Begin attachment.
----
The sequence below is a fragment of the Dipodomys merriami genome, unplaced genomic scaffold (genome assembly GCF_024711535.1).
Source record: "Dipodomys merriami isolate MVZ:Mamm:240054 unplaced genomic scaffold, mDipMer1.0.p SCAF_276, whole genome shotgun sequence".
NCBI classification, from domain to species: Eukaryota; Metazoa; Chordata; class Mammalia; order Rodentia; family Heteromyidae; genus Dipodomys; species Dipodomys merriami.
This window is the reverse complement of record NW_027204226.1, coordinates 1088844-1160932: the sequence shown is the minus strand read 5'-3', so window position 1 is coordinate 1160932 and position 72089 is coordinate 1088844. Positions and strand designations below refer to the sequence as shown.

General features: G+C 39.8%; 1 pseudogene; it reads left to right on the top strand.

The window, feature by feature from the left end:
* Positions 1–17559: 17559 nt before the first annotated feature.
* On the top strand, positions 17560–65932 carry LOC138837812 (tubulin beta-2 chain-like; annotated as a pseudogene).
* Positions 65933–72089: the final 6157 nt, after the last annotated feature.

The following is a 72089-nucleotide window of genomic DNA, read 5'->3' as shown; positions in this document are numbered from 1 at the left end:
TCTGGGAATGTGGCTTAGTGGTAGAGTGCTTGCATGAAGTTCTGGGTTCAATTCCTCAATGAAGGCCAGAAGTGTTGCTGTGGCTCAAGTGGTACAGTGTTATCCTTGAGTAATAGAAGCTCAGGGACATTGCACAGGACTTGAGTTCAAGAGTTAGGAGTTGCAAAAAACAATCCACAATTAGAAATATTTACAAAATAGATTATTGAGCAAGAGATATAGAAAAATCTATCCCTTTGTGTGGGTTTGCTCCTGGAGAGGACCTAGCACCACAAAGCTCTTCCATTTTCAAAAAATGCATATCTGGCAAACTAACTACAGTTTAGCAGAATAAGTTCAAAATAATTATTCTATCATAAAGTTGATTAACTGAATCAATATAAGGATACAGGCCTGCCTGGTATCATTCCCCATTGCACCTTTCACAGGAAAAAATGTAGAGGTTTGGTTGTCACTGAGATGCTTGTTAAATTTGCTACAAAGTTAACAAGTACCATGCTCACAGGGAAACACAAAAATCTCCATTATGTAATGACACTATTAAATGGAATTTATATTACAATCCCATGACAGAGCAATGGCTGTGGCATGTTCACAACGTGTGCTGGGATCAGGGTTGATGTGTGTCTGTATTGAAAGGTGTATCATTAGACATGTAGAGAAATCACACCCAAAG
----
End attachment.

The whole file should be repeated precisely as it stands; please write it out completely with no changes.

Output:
The sequence below is a fragment of the Dipodomys merriami genome, unplaced genomic scaffold (genome assembly GCF_024711535.1).
Source record: "Dipodomys merriami isolate MVZ:Mamm:240054 unplaced genomic scaffold, mDipMer1.0.p SCAF_276, whole genome shotgun sequence".
NCBI classification, from domain to species: Eukaryota; Metazoa; Chordata; class Mammalia; order Rodentia; family Heteromyidae; genus Dipodomys; species Dipodomys merriami.
This window is the reverse complement of record NW_027204226.1, coordinates 1088844-1160932: the sequence shown is the minus strand read 5'-3', so window position 1 is coordinate 1160932 and position 72089 is coordinate 1088844. Positions and strand designations below refer to the sequence as shown.

General features: G+C 39.8%; 1 pseudogene; it reads left to right on the top strand.

The window, feature by feature from the left end:
* Positions 1–17559: 17559 nt before the first annotated feature.
* On the top strand, positions 17560–65932 carry LOC138837812 (tubulin beta-2 chain-like; annotated as a pseudogene).
* Positions 65933–72089: the final 6157 nt, after the last annotated feature.

The following is a 72089-nucleotide window of genomic DNA, read 5'->3' as shown; positions in this document are numbered from 1 at the left end:
TCTGGGAATGTGGCTTAGTGGTAGAGTGCTTGCATGAAGTTCTGGGTTCAATTCCTCAATGAAGGCCAGAAGTGTTGCTGTGGCTCAAGTGGTACAGTGTTATCCTTGAGTAATAGAAGCTCAGGGACATTGCACAGGACTTGAGTTCAAGAGTTAGGAGTTGCAAAAAACAATCCACAATTAGAAATATTTACAAAATAGATTATTGAGCAAGAGATATAGAAAAATCTATCCCTTTGTGTGGGTTTGCTCCTGGAGAGGACCTAGCACCACAAAGCTCTTCCATTTTCAAAAAATGCATATCTGGCAAACTAACTACAGTTTAGCAGAATAAGTTCAAAATAATTATTCTATCATAAAGTTGATTAACTGAATCAATATAAGGATACAGGCCTGCCTGGTATCATTCCCCATTGCACCTTTCACAGGAAAAAATGTAGAGGTTTGGTTGTCACTGAGATGCTTGTTAAATTTGCTACAAAGTTAACAAGTACCATGCTCACAGGGAAACACAAAAATCTCCATTATGTAATGACACTATTAAATGGAATTTATATTACAATCCCATGACAGAGCAATGGCTGTGGCATGTTCACAACGTGTGCTGGGATCAGGGTTGATGTGTGTCTGTATTGAAAGGTGTATCATTAGACATGTAGAGAAATCACACCCAAAG